Milestone after 9 years: BFH confirms the wording of Art. 19 (1) sentence 1 no. 1a EstG

  • 06/19/2024
  • Reading time 4 Minutes

In its decision of March 27, 2024 (VI R 5/22), the German Federal Tax Court (“BFH”) confirmed, as expected, that all employee events are to be considered as company events. The participation of all employees in the company is not required.

With its ruling, the 6th Senate finally provided clarity and ended almost 10 years of uncertainty for practitioners. The topic of so-called employee events was often a contentious issue, particularly in the context of payroll tax and social security audits.

Since the introduction of the statutory provision of Art. 19 (1) sentence 1 no. 1 a EStG (German Income Tax Act) in 2015, my professional colleagues and I (author) have held the legal opinion that has now been clarified by the BFH.

In our opinion, however, the core statement of the Senate is at the center of the BFH’s decision: “The legal text always prevails!”.

1.    Operative provisions and main content of the judgment

The starting point in the dispute was a Christmas party to which only board members of the relevant company had been invited. At first instance, the Cologne Tax Court ruled that it was a company event. The 6th Senate confirmed the appeal in favor of the plaintiff and overturned the Cologne tax court’s decision dated January 27, 2022 (6 K 2175/20) with the reasons/arguments set out below.

In the operative provisions of the judgment discussed here, the BFH states:

a.    All employee events are company events pursuant to Art. 19 (1) sentence 1 no. 1a sentences 1-3 EStG, even or especially if such event is not open to all members of a company or part of a company.

b.    The definition of a business event in Art. 40 (2) sentence 1 no. 2 EStG corresponds to the legal definition in Art. 19 (1) sentence 1 no. 1a sentence 1 EStG, with the result that all employee events can be subject to a 25% flat rate of payroll tax.

c.    This results in a consequential exemption from social security contributions/reimbursement of contributions for previous years.

In subsection 16 of the above-mentioned ruling, the 6th Senate clarifies that “...from the 2015 assessment period, a company event therefore only requires an event at company level with a social character”.

Furthermore, with regard to the possibility for all employees to participate, the Senate states in subsection 18 that “....the event being generally open to all members of the company or a part of the company is exclusively a prerequisite for the granting of the € 110 allowance and can therefore not be used as an (unwritten) restrictive criterion for the definition of a company event pursuant to Art. 19 (1) sentence 1 no. 1a sentence 1 EStG”.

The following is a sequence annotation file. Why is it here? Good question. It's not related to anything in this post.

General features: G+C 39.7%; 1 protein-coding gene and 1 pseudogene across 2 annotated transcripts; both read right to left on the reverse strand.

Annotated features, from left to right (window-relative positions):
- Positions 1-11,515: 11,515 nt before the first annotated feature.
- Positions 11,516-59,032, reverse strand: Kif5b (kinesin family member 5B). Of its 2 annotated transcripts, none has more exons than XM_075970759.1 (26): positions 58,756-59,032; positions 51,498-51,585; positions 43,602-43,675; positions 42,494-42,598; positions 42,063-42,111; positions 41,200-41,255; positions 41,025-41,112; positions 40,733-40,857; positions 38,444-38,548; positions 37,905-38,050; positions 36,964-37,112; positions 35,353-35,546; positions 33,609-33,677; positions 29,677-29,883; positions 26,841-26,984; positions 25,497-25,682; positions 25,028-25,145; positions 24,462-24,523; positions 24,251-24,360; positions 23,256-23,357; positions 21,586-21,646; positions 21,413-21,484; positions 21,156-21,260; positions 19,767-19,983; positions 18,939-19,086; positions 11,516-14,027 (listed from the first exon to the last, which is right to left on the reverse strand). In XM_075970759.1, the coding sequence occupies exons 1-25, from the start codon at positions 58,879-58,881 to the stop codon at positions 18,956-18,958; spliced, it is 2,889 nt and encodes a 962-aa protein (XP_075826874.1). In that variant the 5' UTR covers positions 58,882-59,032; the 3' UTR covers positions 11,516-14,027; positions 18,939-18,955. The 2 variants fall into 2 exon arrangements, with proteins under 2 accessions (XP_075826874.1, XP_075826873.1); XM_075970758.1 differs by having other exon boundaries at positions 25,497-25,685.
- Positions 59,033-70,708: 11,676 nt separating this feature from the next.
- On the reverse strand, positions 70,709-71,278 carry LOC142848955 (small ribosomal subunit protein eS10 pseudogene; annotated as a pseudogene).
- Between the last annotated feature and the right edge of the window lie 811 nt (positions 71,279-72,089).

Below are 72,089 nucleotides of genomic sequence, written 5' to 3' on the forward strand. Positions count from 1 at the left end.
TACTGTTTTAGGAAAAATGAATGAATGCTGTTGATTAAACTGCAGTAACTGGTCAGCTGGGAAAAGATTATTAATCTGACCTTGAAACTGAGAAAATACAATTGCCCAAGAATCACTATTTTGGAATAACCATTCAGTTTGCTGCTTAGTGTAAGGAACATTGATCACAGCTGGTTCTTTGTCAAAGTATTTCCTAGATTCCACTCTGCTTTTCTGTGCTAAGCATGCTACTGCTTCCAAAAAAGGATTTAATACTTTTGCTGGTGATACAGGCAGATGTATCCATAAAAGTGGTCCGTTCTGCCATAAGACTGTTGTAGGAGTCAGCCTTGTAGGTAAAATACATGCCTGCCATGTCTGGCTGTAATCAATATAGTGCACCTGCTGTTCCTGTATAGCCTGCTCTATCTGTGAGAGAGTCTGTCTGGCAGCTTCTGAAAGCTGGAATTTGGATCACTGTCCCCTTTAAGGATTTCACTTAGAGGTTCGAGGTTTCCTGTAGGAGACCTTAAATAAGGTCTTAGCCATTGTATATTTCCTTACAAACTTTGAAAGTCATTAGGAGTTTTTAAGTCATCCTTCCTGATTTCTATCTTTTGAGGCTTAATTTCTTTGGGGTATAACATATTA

2.     Significance for practice

The decision has a significant impact on current tax and social security practice, as the clarification is accompanied by a retroactive effect from January 1, 2015.

This means:

a.    Check all event-related tax payments, also for the past, i.e., all calendar years that are not time-barred/finally audited.

b.    Correct the payroll tax treatment pursuant to Art. 37b EStG or individual taxation to the flat rate of 25 % (plus annex).

c.    File applications for contribution refunds with the pension insurance fund for social security contributions paid for events in previous years.

d.    Review your event-related processes and adapt them to the – now clear – legal situation.

Should you have any questions, we will be happy to provide you with advice and assistance at any time.

Andreas Bode – Tax Advisor/Partner (Employer Consulting)
Felix Hermsdorf – Finanzwirt (Financial Advisor)/Director (Employer Consulting)
Simone Kriegel – Pension Advisor/Director (Employer Consulting)

Many thanks to Mr. Hermsdorf and Ms. Kriegel for their valuable contributions to this article.

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Authors of this article

Andreas Bode


Certified Tax Advisor

Simone Kriegel


Certified Pension Consultant

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